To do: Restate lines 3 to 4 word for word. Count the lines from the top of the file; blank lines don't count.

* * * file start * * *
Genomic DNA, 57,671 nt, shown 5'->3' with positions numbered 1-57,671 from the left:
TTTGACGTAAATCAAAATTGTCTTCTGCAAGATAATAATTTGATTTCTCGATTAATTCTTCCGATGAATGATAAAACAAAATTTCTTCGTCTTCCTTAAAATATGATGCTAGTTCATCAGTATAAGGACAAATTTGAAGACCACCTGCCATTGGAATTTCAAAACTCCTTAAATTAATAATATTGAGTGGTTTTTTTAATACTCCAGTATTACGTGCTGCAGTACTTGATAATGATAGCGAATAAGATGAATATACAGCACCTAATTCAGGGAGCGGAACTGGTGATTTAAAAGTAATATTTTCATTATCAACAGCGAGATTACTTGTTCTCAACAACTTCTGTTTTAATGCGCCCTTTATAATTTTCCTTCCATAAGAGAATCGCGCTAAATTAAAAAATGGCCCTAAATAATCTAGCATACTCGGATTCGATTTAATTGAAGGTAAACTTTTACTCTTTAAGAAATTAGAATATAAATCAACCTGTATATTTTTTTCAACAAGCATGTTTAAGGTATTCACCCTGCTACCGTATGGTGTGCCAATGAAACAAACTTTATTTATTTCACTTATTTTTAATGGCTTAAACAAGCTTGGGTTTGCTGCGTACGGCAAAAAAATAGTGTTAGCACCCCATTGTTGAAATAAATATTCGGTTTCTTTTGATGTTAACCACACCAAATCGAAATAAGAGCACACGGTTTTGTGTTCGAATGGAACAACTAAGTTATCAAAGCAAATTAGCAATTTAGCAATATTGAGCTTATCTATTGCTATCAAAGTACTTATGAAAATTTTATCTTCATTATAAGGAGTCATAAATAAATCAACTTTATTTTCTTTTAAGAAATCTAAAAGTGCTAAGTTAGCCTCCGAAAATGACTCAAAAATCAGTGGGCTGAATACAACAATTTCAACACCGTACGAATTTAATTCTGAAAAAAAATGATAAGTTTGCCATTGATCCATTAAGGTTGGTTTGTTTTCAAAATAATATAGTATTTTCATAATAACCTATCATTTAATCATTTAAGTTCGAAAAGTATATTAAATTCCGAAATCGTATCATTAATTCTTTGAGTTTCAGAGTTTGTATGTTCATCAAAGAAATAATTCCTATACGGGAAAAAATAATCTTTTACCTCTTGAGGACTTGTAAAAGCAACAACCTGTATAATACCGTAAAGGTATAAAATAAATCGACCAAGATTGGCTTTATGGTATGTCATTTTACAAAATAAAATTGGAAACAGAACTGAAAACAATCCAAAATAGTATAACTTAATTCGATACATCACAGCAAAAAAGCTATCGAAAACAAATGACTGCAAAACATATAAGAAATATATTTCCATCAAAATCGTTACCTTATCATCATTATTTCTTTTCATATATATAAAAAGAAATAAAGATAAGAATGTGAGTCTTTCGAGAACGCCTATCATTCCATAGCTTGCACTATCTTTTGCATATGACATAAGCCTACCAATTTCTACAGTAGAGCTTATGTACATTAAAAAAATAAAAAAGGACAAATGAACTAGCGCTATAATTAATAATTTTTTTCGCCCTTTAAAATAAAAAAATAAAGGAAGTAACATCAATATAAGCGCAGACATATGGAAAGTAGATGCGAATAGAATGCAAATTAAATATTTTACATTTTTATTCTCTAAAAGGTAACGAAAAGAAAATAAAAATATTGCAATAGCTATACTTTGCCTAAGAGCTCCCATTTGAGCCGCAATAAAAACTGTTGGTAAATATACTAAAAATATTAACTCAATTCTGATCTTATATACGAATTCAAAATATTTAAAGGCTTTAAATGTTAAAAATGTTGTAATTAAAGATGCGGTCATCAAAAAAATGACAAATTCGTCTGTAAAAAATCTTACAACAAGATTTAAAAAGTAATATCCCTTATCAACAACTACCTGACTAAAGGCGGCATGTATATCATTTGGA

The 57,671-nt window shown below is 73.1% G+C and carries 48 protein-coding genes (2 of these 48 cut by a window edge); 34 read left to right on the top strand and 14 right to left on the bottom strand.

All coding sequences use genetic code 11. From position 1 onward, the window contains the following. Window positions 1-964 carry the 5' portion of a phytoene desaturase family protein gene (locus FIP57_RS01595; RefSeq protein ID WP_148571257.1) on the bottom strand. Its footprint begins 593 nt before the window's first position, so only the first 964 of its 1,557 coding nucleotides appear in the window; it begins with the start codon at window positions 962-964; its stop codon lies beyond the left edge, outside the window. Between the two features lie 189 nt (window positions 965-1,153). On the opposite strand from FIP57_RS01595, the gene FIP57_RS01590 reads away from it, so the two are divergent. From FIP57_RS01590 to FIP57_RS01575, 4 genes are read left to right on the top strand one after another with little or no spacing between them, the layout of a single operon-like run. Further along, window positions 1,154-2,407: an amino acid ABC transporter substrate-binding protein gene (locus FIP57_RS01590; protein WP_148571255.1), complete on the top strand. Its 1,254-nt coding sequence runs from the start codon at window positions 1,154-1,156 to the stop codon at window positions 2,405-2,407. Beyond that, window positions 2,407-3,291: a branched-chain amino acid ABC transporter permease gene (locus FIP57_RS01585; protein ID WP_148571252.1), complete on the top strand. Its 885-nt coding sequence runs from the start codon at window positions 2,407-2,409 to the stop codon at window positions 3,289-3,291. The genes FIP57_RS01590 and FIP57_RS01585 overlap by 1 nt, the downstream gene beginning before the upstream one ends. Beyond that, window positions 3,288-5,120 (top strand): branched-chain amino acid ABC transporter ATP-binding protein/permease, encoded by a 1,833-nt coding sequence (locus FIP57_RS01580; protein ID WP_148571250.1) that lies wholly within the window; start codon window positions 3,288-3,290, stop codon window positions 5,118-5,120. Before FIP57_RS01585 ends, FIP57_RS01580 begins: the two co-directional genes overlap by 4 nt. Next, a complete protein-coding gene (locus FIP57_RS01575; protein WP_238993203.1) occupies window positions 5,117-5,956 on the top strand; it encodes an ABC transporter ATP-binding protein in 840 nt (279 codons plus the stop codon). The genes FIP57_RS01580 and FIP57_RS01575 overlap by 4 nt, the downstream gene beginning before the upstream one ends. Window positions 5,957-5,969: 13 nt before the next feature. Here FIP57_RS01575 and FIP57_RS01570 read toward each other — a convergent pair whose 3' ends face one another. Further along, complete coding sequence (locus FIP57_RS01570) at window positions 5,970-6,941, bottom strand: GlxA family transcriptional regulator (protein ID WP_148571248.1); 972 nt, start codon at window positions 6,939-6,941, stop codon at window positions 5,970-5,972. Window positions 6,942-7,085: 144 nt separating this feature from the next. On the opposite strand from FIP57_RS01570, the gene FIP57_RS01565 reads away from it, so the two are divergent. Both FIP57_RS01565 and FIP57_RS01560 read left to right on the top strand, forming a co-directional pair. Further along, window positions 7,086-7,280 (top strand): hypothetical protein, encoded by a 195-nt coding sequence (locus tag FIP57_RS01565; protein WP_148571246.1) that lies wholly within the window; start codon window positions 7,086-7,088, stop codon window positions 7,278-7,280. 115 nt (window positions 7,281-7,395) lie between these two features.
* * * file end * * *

The 57,671-nt window shown below is 73.1% G+C and carries 48 protein-coding genes (2 of these 48 cut by a window edge); 34 read left to right on the top strand and 14 right to left on the bottom strand.

All coding sequences use genetic code 11. From position 1 onward, the window contains the following. Window positions 1-964 carry the 5' portion of a phytoene desaturase family protein gene (locus FIP57_RS01595; RefSeq protein ID WP_148571257.1) on the bottom strand. Its footprint begins 593 nt before the window's first position, so only the first 964 of its 1,557 coding nucleotides appear in the window; it begins with the start codon at window positions 962-964; its stop codon lies beyond the left edge, outside the window. Between the two features lie 189 nt (window positions 965-1,153). On the opposite strand from FIP57_RS01595, the gene FIP57_RS01590 reads away from it, so the two are divergent. From FIP57_RS01590 to FIP57_RS01575, 4 genes are read left to right on the top strand one after another with little or no spacing between them, the layout of a single operon-like run. Further along, window positions 1,154-2,407: an amino acid ABC transporter substrate-binding protein gene (locus FIP57_RS01590; protein WP_148571255.1), complete on the top strand. Its 1,254-nt coding sequence runs from the start codon at window positions 1,154-1,156 to the stop codon at window positions 2,405-2,407. Beyond that, window positions 2,407-3,291: a branched-chain amino acid ABC transporter permease gene (locus FIP57_RS01585; protein ID WP_148571252.1), complete on the top strand. Its 885-nt coding sequence runs from the start codon at window positions 2,407-2,409 to the stop codon at window positions 3,289-3,291. The genes FIP57_RS01590 and FIP57_RS01585 overlap by 1 nt, the downstream gene beginning before the upstream one ends. Beyond that, window positions 3,288-5,120 (top strand): branched-chain amino acid ABC transporter ATP-binding protein/permease, encoded by a 1,833-nt coding sequence (locus FIP57_RS01580; protein ID WP_148571250.1) that lies wholly within the window; start codon window positions 3,288-3,290, stop codon window positions 5,118-5,120. Before FIP57_RS01585 ends, FIP57_RS01580 begins: the two co-directional genes overlap by 4 nt. Next, a complete protein-coding gene (locus FIP57_RS01575; protein WP_238993203.1) occupies window positions 5,117-5,956 on the top strand; it encodes an ABC transporter ATP-binding protein in 840 nt (279 codons plus the stop codon). The genes FIP57_RS01580 and FIP57_RS01575 overlap by 4 nt, the downstream gene beginning before the upstream one ends. Window positions 5,957-5,969: 13 nt before the next feature. Here FIP57_RS01575 and FIP57_RS01570 read toward each other — a convergent pair whose 3' ends face one another. Further along, complete coding sequence (locus FIP57_RS01570) at window positions 5,970-6,941, bottom strand: GlxA family transcriptional regulator (protein ID WP_148571248.1); 972 nt, start codon at window positions 6,939-6,941, stop codon at window positions 5,970-5,972. Window positions 6,942-7,085: 144 nt separating this feature from the next. On the opposite strand from FIP57_RS01570, the gene FIP57_RS01565 reads away from it, so the two are divergent. Both FIP57_RS01565 and FIP57_RS01560 read left to right on the top strand, forming a co-directional pair. Further along, window positions 7,086-7,280 (top strand): hypothetical protein, encoded by a 195-nt coding sequence (locus tag FIP57_RS01565; protein WP_148571246.1) that lies wholly within the window; start codon window positions 7,086-7,088, stop codon window positions 7,278-7,280. 115 nt (window positions 7,281-7,395) lie between these two features.